My urges to overeat or binge after restriction

Picture of Dr. Jen Kerns

Dr. Jen Kerns

I spent 4 days doing my DIY Fasting Mimicking Diet (FMD) a little over a week ago. It’s something I’ve aimed to do quarterly ever since I read the research on autophagy and the potential effects that fasting can have on lifespan and in delaying or preventing the development of dementia. I tried for a hot second to do an FMD in December, but in the throes of my sugar addiction I just couldn’t handle it and gave up immediately. So I decided to do it again for the first time in many months on March 2, choosing that week because I was on the inpatient service at my hospital and I always find it easier to fast and experience hunger when I’m busy and distracted with work. (My toughest times for avoiding eating are always the times when I am relaxed, celebrating, or have idle time on my hands. Then, food seems to always be the answer!)

Anyway, I was coming off of a glorious month during which I felt completely at peace, had nary a whisper of a craving, and was even contemplating the idea of never eating sugar again, because the mental peace (and physical wellness & good sleep) felt so good. I’d been off sugar and flour for a month and it was the perfect time to ease in to my DIY FMD, because the cravings and urges and hunger are always worse when you’ve been eating processed carbs and sugars than when you’ve been eating more cleanly. Indeed, I did fine and made it through the diet as I intended without giving up. But when I broke my fast and ate dinner that final evening, my starving brain offered up all kinds of urges and wanted me to eat CARBS. I had rice and lentil daal for dinner and ate a few extra pieces of fruit, and finally a whole mess of pistachios because I just. Didn’t. Want. To. Stop. Eating. I ate until after 8pm, though I’ve decided I want to start fasting at 6pm every night. I decided it was perfectly understandable that I’d react that way after “starving” for the week. And it was OK.

The problem is that I’ve continued overeating (eating when I’m not hungry, like snacks all afternoon and then dinner when I have zero hunger due to the snacks, or eating past satisfied to “over-full”), eating more refined grains like croutons and pita bread, and slowly gaining another fraction of a pound each day ever since then. That glorious mental peace I’d felt in February was instantly gone after my FMD. I wanted carbs and wanted them NOW. I wanted food for comfort. It escalated over the past week,  culminating with me eating a bunch of cookies yesterday. My first sweets since February. And oh how gross my stomach felt afterwards!

The brain is such a powerful thing. My brain and body were not happy with starving and decided I needed to be sure I was well nourished — over nourished — afterwards. I’ve got to get myself out of this habit of eating too much and back on track with the lifestyle changes that felt so damn amazing last month. And it’s all just because of my thoughts. In February, I barely had any urges to eat crap because I was so deeply and gut wrenchingingly disenchanted with how bad I felt emotionally and physically on sugar. I just didn’t want it. I am thankful that I felt like hell yesterday after eating the cookies and that I slept terribly last night, because it is a reminder of how badly I feel when I eat that crap and how I want to choose no sugar. And this is really important, because I’m considering doing my FMD on a monthly basis if I can because I am incredibly driven to maximize my brain health/delay cognitive impairment, and I have a belief that triggering autophagy periodically with this FMD will further that goal. And I can’t be having this whacked out overeating reaction to it every time. I need to make fasting less of a big deal. I think part of my problem was that I was not feeling accepting of the hunger and was dreaming of when I could eat again and romanticizing the foods I’d have when I broke my fast. And my thoughts about how tough it was to feel hungry (and cold and fatigued) made me react against it. Thinking that it’s not that hard, not that big a deal, may help change my outcome — may help me not react against it afterwards. Practice makes perfect, and fasting is just like training any other muscle – it gets easier and easier the more you practice. For today I’m going back to avoiding sugar and flour/refined grains, which has been the cornerstone of my weight loss success. And back to fasting 14+ hours overnight and 3 hours before bed. And it feels good to make that choice.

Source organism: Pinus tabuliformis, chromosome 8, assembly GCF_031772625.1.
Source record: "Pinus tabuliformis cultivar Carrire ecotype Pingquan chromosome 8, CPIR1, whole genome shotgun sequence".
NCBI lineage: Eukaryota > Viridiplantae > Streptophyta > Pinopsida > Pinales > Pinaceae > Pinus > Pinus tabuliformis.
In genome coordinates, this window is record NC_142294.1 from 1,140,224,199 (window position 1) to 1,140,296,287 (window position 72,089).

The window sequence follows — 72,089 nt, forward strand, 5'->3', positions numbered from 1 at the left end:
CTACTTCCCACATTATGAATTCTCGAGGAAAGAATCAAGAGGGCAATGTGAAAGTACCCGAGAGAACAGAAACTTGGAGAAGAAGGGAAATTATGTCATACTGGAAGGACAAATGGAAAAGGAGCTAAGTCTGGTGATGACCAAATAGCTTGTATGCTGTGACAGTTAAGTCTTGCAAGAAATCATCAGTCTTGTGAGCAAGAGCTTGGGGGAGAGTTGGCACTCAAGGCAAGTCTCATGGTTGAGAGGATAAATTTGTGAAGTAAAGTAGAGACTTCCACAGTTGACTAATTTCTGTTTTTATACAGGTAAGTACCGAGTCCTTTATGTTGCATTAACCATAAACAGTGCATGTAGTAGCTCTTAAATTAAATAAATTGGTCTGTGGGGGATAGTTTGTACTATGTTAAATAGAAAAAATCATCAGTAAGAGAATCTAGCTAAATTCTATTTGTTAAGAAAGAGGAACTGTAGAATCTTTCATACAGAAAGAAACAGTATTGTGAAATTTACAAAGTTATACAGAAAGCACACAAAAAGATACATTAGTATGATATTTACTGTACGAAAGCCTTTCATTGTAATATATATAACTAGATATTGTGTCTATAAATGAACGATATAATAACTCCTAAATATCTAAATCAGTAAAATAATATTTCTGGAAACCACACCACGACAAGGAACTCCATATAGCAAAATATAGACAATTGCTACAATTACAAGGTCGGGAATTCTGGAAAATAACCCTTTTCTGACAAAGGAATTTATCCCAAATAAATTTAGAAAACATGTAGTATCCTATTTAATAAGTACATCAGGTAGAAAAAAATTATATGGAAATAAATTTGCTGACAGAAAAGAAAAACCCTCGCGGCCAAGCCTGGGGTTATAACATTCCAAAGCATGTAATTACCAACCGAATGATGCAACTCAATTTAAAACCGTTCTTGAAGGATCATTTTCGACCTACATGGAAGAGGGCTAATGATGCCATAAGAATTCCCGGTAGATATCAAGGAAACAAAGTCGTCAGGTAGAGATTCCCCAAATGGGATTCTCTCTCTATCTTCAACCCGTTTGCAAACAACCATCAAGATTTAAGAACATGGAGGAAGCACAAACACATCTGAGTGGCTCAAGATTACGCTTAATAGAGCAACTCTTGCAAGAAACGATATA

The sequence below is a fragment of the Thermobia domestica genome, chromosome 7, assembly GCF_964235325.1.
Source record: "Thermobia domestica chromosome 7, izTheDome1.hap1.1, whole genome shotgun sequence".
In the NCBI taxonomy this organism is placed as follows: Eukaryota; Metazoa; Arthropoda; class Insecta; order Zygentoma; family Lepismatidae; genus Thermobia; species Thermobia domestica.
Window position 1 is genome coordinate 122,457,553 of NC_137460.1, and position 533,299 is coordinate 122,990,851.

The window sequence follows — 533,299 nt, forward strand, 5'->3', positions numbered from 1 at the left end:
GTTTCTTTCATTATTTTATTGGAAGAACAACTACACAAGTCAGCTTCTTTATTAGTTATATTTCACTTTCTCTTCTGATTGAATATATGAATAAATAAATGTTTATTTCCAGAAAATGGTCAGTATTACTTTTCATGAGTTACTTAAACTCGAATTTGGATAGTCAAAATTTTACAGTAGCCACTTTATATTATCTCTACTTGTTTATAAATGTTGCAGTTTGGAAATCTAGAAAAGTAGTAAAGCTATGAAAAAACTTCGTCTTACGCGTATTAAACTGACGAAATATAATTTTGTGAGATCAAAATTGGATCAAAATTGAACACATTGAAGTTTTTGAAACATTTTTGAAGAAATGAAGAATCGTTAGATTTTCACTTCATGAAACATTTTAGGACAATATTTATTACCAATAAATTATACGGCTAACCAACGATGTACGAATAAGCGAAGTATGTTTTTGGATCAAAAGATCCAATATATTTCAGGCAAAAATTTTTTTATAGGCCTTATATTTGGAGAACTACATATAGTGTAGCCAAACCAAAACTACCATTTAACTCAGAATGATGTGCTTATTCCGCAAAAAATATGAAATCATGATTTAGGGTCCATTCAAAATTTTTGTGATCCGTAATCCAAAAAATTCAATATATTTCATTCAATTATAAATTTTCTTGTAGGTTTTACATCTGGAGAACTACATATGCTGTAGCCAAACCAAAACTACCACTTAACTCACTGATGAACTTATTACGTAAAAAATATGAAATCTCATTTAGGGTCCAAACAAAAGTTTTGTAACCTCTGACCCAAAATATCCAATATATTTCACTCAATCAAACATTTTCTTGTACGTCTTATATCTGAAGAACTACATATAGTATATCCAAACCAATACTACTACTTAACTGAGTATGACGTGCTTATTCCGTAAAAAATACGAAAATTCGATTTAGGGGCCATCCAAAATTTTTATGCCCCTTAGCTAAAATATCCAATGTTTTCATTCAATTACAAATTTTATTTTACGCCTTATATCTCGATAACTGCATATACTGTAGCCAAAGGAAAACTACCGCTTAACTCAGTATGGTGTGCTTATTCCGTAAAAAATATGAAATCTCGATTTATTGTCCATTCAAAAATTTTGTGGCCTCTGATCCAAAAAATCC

Project 135 stats:

Starting weight: 159.6 (May 2020)
Week 1: 157.2
Week 2: 155.6
Week 3: 155.4
Week 4: 153.8
Week 5: 151.0
Week 6: 152.8
Week 7: ? (Dad’s death)
Week 8: 150.8
Week 9: 152.6
Week 10: 154.2
Week 11: 152.6
Week 12: 150.8
Week 17: 155.2 (sugar binges)
Week 18: 154.4
Week 19: 153.8
Week 25: 146.6
Week 26: 148.2 (Halloween candy)
Week 27: 146.8
Week 28: 146.6
Week 29: 148.8 (Thanksgiving)
Week 30: 148.4
Week 31: 149.0
Week 32: 152.2
Week 33: 153.0 (Christmas)
Week 37: 153.8 (January 2021: Start intuitive eating experiment)
Week 38.5: 160.8 (on Feb 1, 2021 -> go back to NSNF)
Week 40: 156.4
Week 41: 154.4
Week 42: 151.6
Week 44: 153.0

Total weight loss: 6.6 pounds (4.1%)




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